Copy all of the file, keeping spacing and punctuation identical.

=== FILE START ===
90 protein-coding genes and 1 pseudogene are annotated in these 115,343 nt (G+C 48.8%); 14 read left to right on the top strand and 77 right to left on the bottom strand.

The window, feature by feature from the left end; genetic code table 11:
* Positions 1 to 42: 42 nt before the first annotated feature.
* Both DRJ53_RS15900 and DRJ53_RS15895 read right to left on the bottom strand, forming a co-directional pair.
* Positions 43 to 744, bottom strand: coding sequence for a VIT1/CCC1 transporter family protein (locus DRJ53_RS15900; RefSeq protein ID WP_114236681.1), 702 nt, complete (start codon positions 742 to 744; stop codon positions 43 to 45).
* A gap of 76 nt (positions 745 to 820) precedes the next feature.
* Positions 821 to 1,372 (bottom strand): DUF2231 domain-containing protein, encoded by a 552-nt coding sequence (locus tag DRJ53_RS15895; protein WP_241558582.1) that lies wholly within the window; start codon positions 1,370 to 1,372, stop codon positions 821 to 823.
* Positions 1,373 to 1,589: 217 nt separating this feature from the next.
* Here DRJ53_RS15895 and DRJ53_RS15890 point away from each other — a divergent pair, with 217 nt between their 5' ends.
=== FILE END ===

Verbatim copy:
90 protein-coding genes and 1 pseudogene are annotated in these 115,343 nt (G+C 48.8%); 14 read left to right on the top strand and 77 right to left on the bottom strand.

The window, feature by feature from the left end; genetic code table 11:
* Positions 1 to 42: 42 nt before the first annotated feature.
* Both DRJ53_RS15900 and DRJ53_RS15895 read right to left on the bottom strand, forming a co-directional pair.
* Positions 43 to 744, bottom strand: coding sequence for a VIT1/CCC1 transporter family protein (locus DRJ53_RS15900; RefSeq protein ID WP_114236681.1), 702 nt, complete (start codon positions 742 to 744; stop codon positions 43 to 45).
* A gap of 76 nt (positions 745 to 820) precedes the next feature.
* Positions 821 to 1,372 (bottom strand): DUF2231 domain-containing protein, encoded by a 552-nt coding sequence (locus tag DRJ53_RS15895; protein WP_241558582.1) that lies wholly within the window; start codon positions 1,370 to 1,372, stop codon positions 821 to 823.
* Positions 1,373 to 1,589: 217 nt separating this feature from the next.
* Here DRJ53_RS15895 and DRJ53_RS15890 point away from each other — a divergent pair, with 217 nt between their 5' ends.